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Can both of these equations be right?

  1. Oct 14, 2006 #1
    In solving my physics problems, I often end up with two equations for the same thing, they both seem right to me, and yet, it seems, they both can't be right.

    I thought I would ask about this here.

    I'm solving a problem which involves a box in the front of a railroad car. There is initially no motion, then the car starts to accelerate. I am asked to find various things about the box at the point when it hits the back of the car.

    I started by trying to find the acceleration of the box. I get that from the kinetic friction:

    fk = ma, or umg = ma, so a = ug, where u is the coefficient of kinetic friction.

    With respect to the railroad car, we have

    a - A = ug - A, where A is the accleration of the railroad car. So far, so good, I think. Now this is where my problems start.

    If the distance the box travels backwards in the railroad car is l, then the time it takes for the box to contact the back of the railroad car is the same as it takes the car to advance l, so

    l = At^2/2, and t = sqrt(2l/A).

    So the velocity of the box, relative to the car, should be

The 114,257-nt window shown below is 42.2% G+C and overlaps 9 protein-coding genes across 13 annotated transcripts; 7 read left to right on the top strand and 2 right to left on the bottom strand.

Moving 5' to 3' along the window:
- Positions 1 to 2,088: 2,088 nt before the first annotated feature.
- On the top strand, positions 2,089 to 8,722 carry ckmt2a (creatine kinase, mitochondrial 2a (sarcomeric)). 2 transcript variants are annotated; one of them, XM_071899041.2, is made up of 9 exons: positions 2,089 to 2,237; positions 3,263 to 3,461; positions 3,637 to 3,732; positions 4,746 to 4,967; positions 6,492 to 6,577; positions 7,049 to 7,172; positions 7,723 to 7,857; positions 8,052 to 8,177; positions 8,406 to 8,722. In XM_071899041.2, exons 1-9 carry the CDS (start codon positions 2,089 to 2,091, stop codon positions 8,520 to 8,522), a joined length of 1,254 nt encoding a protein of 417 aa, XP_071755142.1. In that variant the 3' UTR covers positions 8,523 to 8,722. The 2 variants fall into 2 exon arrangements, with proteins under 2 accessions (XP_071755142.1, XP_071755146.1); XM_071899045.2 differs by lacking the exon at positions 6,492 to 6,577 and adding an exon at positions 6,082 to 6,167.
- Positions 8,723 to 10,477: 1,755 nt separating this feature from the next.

v = (ug - A)sqrt(2l/A)

    Of course, you can also use v^2 = 2as to do the same thing. I tried that:

    v^2 = 2l(ug - A), so v = sqrt(2l(ug-A))

    As far as I can tell, these aren't equivalent expressions, mathematically, for the same quantities, but I think my reasoning is sound in both cases.

    This happens to me ALL the time. Can someone help me figure out which one of these is right?

    Thanks,
    Dorothy
     
  2. jcsd
  3. Oct 14, 2006 #2

    Doc Al

    User Avatar

    Staff: Mentor

    Yes. So far, so good!

    What makes you think that? According to that line of reasoning, with respect to the tracks, the box doesn't move! (If the car moves back a distance l with respect to the train, but the train moves forward a distance l in the same time...)

    This is the time it takes the train to move a distance l with respect to the tracks.

    This is the relative speed after the train moves a distance l--not what you want.

    This time, since you are using the acceleration of the box with respect to car, you are finding the relative speed after the box moves a distance l within the car. This is what you want.

    No, they are not equivalent. Each one sneaks in a different assumption. If you want to know what's happening at the moment the box reaches the back of the car, then use the acceleration (and distance) with respect to the car!
     
  4. Oct 14, 2006 #3
    Well, you are right. I was thinking that the box didn't move. But of course, there is friction, which must move the box, so the train could move considerably farther than l to get the box all the way to the back of the train. Sheesh...

    Thank you, Doc Al. You have helped me so many times, you are just great. I really appreciate it. I hope someday I can help people just like you do.

    Dorothy
     
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